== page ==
Bankwatch Mail 60
Bankwatch Mail | 8 August 2014
In Bankwatch Mail 60 we take a look at how the new Member States spending plans for EU funds are shaping up. Besides some signs of hope, we find still a notable lack of long-term sustainable strategies of central and eastern European countries.
And while former British prime minister Tony Blair’s new advisory role for a consortium led by oil and gas giant BP is drawing criticism, the European Investment Bank has a real chance to champion EU climate policy – if it follows a few sensible suggestions.
- EU member states and the European Commission, after what has felt like a marathon two-year process, are now engaged in finalising agreements on the EU’s Structural and Cohesion Funds (ESIF) investment strategies and spending plans for the 2014 -2020 EU budget period.
Where the 11 ‘new’ member states of central and eastern Europe (CEE) are concerned, their approach to economic and societal development via the EU funds is proving to be a double-edged sword: while their spending plans for climate action is set to increase ten-fold in comparison to the 2007-2013 period, and the ‘greenest Cohesion Policy legislation ever’ prevents them from committing major environmental crimes, a reasonable long-term investment strategy, and financing, to achieve the decarbonisation of these economies by 2050 is noticeably lacking.
- The European Investment Bank, the biggest multilateral public bank in the world by lending volume and the self-styled ‘EU bank’, has recently announced that it will be reviewing its approach to climate change in the coming months. According to comments made by EIB vice-president Philippe de Fontaine Vive to civil society representatives, “The EIB wants to position itself between this October’s anticipated EU 2030 climate agreement and the Paris COP 21 meeting in December 2015”.
- Mathieu Fichter, Team Leader on ‘Sustainable Growth’ in the European Commission’s Regional and Urban Policy directorate (DG Regio), and Markus Trilling, EU Funds coordinator for Bankwatch and Friends of the Earth Europe, discuss and reflect on the challenges and opportunities that are being thrown up as we enter the final negotiating stages in the programming process for the EU budget 2014-2020.
- Bankwatch’s Czech co-ordinator Ondřej Pašek takes time out from EU funds programming documentation digging to describe just one little alarming discovery.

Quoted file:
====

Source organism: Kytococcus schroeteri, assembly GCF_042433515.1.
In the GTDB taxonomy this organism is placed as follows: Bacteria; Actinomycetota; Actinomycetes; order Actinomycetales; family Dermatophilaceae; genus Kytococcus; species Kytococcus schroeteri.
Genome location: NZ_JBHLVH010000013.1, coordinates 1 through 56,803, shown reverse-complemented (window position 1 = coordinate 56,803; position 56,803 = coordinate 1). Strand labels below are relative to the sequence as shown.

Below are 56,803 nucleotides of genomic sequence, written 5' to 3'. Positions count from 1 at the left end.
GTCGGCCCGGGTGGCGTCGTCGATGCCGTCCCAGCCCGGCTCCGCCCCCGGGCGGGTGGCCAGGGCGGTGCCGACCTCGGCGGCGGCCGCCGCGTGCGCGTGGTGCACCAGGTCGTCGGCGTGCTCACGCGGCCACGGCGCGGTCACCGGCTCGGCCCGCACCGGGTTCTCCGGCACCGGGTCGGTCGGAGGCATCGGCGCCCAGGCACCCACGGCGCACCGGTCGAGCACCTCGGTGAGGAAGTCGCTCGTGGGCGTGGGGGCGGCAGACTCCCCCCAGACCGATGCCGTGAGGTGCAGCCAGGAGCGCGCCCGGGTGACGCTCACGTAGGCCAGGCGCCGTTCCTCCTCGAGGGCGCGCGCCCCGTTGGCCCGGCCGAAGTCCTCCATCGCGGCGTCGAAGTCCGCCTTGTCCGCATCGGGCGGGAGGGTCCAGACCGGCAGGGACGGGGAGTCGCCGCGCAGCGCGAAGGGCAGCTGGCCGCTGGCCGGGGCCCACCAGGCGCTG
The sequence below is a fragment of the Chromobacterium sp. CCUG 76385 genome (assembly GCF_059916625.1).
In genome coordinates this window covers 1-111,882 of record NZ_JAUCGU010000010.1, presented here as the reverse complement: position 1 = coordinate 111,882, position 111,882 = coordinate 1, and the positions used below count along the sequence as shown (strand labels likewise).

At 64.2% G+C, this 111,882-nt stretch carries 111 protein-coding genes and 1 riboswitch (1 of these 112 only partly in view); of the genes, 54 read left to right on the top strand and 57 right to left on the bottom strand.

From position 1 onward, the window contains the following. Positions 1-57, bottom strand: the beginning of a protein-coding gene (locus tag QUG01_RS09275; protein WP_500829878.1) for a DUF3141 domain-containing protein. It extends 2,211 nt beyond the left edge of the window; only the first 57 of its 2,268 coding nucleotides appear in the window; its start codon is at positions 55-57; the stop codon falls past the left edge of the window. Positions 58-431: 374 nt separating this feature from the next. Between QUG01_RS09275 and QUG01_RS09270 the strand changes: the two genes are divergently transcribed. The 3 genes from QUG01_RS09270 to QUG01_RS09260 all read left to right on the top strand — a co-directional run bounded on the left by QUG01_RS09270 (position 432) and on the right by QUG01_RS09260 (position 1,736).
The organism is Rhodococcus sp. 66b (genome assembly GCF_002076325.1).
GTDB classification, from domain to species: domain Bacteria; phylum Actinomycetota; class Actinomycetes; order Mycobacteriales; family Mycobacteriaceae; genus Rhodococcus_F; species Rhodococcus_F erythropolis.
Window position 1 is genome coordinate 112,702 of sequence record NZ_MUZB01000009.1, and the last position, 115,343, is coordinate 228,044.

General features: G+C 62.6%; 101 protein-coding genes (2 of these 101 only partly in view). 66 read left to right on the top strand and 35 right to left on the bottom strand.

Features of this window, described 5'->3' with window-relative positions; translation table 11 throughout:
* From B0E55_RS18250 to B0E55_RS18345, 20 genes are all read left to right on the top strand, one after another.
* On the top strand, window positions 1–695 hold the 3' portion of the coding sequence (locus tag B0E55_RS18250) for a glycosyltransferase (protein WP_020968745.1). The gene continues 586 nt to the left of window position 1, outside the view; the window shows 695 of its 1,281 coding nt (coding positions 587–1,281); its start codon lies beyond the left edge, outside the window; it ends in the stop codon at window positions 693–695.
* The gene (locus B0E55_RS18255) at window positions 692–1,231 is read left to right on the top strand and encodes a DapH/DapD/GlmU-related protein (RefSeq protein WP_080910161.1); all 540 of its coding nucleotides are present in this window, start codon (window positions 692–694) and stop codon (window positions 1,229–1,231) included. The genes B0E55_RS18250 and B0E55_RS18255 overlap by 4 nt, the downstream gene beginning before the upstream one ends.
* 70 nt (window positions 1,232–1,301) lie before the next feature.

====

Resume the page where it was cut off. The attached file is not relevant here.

- Whether at the global level with the United Nations Framework of Programmes on Sustainable Consumption and Production, the European level with the Environment Action Programme to 2020, or at the national level, a great deal of effort is being made to promote, develop and expand sustainable lifestyles and production. Such efforts should be tailor-made for receiving financial support from the EU funds.
- The Czech government’s plan to phase out part of its lignite-fired power plant fleet by 2025 has hit the news recently with total annual power output from this climate-damaging source set to drop from 40 TWh in 2015 to 18 TWh by 2035.
However the increased electricity consumption projected in the very same planning scenarios, that over time will eliminate the country’s current high energy export share and shift it instead onto an import dependency path, places an unfortunate question mark over just how serious the Czech Republic is about its transition to becoming an energy efficient, low-carbon economy.
- Some Czech projects proposed for EU funding are already sticking out as ‘white elephant’ investments. As the final spending decisions for 2014-2020 shape up, Bankwatch will be keeping a close eye on the likely stampede of similar project concepts all across central and eastern Europe.
- As Latvia’s authorities look to finalise EU funds allocations for the 2014-2020 period, the nation’s energy supply – where it is sourced from and how it is being used – remains the elephant in the room. As in every economy, energy is a crucial sector, with significant influence over the overall national economy and its development. An ambition and a challenge for Latvia is how to improve its energy independence, and quickly.
- The hiring of former British prime minister Tony Blair to advise a BP-led consortium pushing forward with plans to pump Caspian gas from Azerbaijan to Europe has bumped the ‘Euro-Caspian Mega Pipeline’ (ECMP) into western media coverage and lead to criticism of yet another unsavoury Blair consultancy.
- EU funds for the 2014-2020 budgetary period look set to further fuel the massive over-exploitation of biomass for energy use in Slovakia. Formally, both the European Commission and the Slovak Ministry of Economy have announced the introduction of sustainability rules to govern the use of new EU money. Yet only the final phase of EU funds programming – now under way – will determine whether or not this latest injection of EU investment money will recklessly contribute to the destruction of Slovakia’s key natural treasure – its forests.